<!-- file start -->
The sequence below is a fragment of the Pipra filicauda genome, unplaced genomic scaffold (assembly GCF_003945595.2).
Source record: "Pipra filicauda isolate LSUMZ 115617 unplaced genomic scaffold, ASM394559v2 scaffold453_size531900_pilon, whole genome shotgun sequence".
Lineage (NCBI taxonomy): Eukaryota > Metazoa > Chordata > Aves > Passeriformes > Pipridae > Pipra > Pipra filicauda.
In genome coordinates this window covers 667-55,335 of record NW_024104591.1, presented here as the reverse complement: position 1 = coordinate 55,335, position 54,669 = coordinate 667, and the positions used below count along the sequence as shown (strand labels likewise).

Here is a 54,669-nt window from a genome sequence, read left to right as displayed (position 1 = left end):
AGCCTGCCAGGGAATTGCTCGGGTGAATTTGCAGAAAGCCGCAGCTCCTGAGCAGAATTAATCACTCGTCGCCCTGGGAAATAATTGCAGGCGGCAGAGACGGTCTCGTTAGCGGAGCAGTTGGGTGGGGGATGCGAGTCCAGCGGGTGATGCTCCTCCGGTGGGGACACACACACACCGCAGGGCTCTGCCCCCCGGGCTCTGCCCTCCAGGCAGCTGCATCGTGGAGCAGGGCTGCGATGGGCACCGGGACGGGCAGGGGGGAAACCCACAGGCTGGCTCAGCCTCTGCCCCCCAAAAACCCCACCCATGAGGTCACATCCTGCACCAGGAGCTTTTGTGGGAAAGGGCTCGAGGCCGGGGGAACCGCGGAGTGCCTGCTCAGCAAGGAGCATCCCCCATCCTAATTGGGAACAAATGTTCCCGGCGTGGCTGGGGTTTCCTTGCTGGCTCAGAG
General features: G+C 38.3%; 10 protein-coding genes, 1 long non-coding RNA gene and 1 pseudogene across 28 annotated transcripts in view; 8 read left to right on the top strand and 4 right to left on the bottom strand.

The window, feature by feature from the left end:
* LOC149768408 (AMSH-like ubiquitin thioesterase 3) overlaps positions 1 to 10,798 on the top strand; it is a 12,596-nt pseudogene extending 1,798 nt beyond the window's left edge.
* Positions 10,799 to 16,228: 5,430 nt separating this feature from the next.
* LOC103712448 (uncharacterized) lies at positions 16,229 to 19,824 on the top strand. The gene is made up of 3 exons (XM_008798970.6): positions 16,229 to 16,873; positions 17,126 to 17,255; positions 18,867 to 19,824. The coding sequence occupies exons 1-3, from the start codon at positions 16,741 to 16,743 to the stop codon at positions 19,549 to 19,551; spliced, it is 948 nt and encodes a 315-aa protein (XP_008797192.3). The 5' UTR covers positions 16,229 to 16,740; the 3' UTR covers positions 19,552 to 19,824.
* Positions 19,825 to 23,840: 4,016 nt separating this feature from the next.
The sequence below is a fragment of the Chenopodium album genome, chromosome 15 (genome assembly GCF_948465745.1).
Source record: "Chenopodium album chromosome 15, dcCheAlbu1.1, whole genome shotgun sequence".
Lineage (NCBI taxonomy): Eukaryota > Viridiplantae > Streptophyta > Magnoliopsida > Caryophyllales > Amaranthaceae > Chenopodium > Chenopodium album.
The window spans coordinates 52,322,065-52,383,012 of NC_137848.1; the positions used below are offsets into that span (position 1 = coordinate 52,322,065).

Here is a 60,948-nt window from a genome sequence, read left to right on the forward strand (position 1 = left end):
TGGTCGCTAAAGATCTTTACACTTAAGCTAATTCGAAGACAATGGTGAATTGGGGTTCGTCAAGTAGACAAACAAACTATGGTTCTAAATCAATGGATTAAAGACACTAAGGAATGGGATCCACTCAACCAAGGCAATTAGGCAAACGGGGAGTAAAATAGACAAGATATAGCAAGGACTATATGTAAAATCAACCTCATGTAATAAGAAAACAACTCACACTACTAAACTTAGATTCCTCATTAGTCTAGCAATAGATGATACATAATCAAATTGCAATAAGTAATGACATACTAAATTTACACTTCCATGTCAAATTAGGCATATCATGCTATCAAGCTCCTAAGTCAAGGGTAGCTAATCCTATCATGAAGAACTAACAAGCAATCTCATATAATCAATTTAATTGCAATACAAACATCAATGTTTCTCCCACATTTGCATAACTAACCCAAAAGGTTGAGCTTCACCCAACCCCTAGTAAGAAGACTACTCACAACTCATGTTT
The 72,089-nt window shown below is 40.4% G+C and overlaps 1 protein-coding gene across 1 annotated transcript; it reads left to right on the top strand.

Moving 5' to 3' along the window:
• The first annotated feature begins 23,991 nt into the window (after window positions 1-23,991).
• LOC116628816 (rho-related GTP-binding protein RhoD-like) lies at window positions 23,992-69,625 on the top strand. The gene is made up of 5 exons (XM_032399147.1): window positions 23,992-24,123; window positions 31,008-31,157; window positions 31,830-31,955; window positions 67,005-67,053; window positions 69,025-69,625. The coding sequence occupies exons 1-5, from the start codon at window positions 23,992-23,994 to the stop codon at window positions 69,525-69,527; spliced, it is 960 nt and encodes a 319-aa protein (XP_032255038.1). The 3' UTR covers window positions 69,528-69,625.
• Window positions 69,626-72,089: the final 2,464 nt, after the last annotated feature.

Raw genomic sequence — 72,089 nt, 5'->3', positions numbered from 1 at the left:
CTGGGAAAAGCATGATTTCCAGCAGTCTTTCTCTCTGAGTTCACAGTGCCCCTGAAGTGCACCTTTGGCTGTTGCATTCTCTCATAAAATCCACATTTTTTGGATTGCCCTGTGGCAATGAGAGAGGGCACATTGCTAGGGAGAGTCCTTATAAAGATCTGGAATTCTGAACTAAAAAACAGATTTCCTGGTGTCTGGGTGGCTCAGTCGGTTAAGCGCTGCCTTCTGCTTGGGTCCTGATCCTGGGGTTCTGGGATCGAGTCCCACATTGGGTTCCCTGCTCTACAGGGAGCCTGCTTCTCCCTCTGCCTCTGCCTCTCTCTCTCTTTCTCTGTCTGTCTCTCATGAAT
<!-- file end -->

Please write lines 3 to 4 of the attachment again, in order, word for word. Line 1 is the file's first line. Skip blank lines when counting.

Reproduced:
Lineage (NCBI taxonomy): Eukaryota > Metazoa > Chordata > Aves > Passeriformes > Pipridae > Pipra > Pipra filicauda.
In genome coordinates this window covers 667-55,335 of record NW_024104591.1, presented here as the reverse complement: position 1 = coordinate 55,335, position 54,669 = coordinate 667, and the positions used below count along the sequence as shown (strand labels likewise).